Anthony Mantha and Dylan Larkin, two of the brightest forward prospects in the Detroit organization, will be hard pressed to be on the opening night roster — at least according to GM Ken Holland.

From the Detroit Free Press:

“Realistically, I think he’s going to have to come in — it’s going to be a struggle for him to make the team,” Holland said of Mantha. “You gotta come in and take the job. We’ve probably got 14, 15, 16 forwards that we think, legitimately, are going to be competing for a spot on the team. I’m not even sure if Anthony’s in that group.

“Then there’s another group of young players — (Andreas) Athanasiou, (Tomas) Nosek, Mantha — that we think are going to be Red Wings. Are they going to be Red Wings in September? They gotta come in and knock somebody out of the box.”

What about Larkin?

“Same thing,” Holland said. “My take on Larkin is he’s gotta be in our top 12. Coach (Jeff) Blashill’s gotta say to me, as we’re putting the team together, ‘I want him in the lineup.’ He’s not going to be a 13th, 14th forward.”

This shouldn’t come as a huge surprise. Detroit was already deep at forward before inking AHL Grand Rapids standout Andy Miele to a one-way deal, and signing veteran center Brad Richards on the opening day of free agency.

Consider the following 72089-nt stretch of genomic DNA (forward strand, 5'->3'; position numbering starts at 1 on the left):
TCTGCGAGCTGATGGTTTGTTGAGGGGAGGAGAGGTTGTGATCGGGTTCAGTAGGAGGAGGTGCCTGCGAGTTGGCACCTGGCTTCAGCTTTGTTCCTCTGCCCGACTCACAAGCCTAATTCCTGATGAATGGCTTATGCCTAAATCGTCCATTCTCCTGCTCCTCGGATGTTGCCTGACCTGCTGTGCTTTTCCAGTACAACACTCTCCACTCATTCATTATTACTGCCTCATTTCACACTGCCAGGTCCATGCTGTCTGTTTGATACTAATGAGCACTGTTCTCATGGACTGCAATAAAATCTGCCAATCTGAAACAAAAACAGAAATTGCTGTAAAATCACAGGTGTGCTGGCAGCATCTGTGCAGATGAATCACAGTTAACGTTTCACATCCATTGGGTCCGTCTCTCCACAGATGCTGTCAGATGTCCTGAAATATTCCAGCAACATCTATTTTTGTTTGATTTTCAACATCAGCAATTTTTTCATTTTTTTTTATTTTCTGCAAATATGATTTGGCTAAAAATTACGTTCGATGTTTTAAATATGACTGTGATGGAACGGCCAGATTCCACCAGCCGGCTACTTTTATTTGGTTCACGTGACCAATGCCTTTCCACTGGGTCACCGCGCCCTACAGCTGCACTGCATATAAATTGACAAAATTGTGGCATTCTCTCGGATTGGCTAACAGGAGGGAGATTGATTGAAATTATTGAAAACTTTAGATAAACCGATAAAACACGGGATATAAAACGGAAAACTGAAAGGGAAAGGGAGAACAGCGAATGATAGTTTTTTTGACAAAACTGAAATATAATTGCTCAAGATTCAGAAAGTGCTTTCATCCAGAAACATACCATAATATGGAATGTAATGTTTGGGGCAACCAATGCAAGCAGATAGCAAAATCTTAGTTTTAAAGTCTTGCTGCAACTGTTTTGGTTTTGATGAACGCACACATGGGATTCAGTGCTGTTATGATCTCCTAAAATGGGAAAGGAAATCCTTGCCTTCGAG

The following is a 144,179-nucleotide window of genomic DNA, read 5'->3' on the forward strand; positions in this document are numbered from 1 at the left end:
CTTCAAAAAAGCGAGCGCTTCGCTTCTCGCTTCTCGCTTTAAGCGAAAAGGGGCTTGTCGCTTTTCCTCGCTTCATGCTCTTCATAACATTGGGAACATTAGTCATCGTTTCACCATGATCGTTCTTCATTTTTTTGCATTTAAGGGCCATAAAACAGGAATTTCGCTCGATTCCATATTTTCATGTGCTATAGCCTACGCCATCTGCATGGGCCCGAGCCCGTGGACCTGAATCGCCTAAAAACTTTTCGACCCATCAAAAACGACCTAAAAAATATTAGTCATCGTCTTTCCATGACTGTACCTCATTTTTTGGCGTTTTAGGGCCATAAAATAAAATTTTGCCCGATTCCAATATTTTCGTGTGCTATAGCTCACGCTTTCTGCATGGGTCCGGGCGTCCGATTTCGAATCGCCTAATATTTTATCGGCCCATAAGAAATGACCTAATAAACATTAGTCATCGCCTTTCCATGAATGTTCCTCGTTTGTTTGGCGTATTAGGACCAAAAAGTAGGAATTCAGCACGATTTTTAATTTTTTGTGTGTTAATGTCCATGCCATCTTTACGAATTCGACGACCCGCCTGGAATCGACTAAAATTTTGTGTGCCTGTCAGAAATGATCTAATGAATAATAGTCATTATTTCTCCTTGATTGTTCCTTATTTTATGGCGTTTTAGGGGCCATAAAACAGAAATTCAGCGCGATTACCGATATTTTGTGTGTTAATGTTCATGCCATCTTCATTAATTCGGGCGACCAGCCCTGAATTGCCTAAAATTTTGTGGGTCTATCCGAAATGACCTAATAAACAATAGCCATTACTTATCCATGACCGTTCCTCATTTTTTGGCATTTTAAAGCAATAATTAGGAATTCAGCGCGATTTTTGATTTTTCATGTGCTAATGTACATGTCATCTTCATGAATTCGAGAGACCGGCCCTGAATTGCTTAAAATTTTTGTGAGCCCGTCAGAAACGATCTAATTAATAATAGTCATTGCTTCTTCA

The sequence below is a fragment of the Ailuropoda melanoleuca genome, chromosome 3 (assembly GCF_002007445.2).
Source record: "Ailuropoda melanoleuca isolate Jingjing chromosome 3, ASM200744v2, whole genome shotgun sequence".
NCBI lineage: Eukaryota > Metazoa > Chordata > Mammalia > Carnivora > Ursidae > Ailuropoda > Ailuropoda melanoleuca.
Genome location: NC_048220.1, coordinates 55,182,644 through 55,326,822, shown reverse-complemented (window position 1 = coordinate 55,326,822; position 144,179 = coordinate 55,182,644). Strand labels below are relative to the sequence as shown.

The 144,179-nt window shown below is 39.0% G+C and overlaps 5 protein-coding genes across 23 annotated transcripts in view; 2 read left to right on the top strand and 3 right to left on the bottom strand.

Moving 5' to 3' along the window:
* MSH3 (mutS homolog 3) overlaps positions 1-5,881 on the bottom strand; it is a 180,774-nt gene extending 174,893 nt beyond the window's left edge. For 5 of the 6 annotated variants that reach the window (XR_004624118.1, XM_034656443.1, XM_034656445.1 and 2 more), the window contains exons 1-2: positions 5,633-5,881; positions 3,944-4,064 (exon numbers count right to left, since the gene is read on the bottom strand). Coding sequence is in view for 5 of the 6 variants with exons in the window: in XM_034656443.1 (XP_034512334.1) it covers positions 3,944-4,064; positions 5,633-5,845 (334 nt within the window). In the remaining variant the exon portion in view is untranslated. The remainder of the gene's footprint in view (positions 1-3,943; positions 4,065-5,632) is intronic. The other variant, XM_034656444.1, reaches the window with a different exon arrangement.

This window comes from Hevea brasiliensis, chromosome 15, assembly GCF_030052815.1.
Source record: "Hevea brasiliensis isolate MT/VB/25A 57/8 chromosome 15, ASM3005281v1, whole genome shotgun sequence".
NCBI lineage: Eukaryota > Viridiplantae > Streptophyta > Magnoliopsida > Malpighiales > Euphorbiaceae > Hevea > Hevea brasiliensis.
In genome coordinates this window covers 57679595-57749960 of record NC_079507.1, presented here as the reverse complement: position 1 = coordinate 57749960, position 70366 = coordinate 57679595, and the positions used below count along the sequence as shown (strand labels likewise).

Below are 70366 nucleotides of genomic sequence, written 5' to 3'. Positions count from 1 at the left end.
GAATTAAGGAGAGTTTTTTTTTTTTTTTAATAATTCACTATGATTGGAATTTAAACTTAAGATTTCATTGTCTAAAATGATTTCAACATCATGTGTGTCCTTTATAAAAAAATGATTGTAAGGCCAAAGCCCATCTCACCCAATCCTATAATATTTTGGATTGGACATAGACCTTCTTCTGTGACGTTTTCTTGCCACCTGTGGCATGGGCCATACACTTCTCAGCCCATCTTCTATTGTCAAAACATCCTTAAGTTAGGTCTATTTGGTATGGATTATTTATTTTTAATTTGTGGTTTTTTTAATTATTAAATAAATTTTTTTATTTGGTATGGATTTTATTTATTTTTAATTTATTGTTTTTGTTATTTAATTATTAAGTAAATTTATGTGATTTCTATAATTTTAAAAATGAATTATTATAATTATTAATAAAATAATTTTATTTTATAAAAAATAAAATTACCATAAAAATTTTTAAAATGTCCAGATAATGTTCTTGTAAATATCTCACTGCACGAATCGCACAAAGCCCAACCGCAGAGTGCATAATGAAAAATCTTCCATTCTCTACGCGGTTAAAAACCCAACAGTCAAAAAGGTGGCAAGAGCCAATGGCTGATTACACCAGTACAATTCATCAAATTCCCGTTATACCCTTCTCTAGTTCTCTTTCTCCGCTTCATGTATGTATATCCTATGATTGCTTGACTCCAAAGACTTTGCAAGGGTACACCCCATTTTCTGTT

All told, Detroit currently has 12 NHL-caliber forwards under contract (though one is Johan Franzen, still dealing with concussion issues) with four guys — Gustav Nyquist, Tomas Jurco, Teemu Pulkkinen and Landon Ferraro — still needing new deals.

So, all signs point to both Larkin and Mantha heading to the Griffins next year. For Larkin, the 15th overall pick in 2014, it’ll be a chance to further impress after scoring five points in six Calder Cup playoff games this year.

For Mantha, the 20th overall pick in ’13, it’ll be a chance to rebound after a tough year in which Red Wings executive Jim Devellano said Mantha was “very, very, very disappointing.”

Jets re-sign Maurice’s coaching staff

Winnipeg Jets v Colorado Avalanche

After making the playoffs for the first time since their move from Atlanta, the Jets have re-upped with all of Paul Maurice’s coaching staff.

Assistants Charlie Huddy and Pascal Vincent have inked new contracts, along with goalie coach Wade Flaherty. All signed three-year extensions.

In related news, the Jets have also announced that Rick St. Croix is coming aboard as the club’s goalie development coach.

It’s not surprising that Winnipeg GM Kevin Cheveldayoff kept Maurice’s staff in the fold. They were not only responsible for last year’s postseason berth, but also played a role in Maurice finishing fourth in Jack Adams voting for NHL coach of the year. Maurice received six first-place votes — tied with Nashville’s Peter Laviolette, who was a finalist.